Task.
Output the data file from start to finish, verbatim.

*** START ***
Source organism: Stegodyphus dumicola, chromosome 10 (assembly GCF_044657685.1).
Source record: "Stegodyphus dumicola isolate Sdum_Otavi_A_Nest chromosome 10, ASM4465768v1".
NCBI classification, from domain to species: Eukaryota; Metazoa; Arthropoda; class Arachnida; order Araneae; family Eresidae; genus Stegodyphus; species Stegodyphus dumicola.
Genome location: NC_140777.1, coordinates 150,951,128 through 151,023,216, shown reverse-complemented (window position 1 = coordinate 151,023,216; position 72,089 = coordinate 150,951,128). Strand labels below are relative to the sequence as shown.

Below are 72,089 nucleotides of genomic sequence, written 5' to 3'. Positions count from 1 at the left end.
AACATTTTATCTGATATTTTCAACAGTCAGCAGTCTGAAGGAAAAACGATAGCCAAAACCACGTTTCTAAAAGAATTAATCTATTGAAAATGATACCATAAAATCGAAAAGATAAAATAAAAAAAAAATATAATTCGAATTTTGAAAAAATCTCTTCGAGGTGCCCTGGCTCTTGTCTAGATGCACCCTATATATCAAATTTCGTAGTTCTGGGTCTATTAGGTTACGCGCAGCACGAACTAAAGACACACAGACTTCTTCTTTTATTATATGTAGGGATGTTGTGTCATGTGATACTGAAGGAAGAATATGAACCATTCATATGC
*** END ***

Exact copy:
Source organism: Stegodyphus dumicola, chromosome 10 (assembly GCF_044657685.1).
Source record: "Stegodyphus dumicola isolate Sdum_Otavi_A_Nest chromosome 10, ASM4465768v1".
NCBI classification, from domain to species: Eukaryota; Metazoa; Arthropoda; class Arachnida; order Araneae; family Eresidae; genus Stegodyphus; species Stegodyphus dumicola.
Genome location: NC_140777.1, coordinates 150,951,128 through 151,023,216, shown reverse-complemented (window position 1 = coordinate 151,023,216; position 72,089 = coordinate 150,951,128). Strand labels below are relative to the sequence as shown.

Below are 72,089 nucleotides of genomic sequence, written 5' to 3'. Positions count from 1 at the left end.
AACATTTTATCTGATATTTTCAACAGTCAGCAGTCTGAAGGAAAAACGATAGCCAAAACCACGTTTCTAAAAGAATTAATCTATTGAAAATGATACCATAAAATCGAAAAGATAAAATAAAAAAAAAATATAATTCGAATTTTGAAAAAATCTCTTCGAGGTGCCCTGGCTCTTGTCTAGATGCACCCTATATATCAAATTTCGTAGTTCTGGGTCTATTAGGTTACGCGCAGCACGAACTAAAGACACACAGACTTCTTCTTTTATTATATGTAGGGATGTTGTGTCATGTGATACTGAAGGAAGAATATGAACCATTCATATGC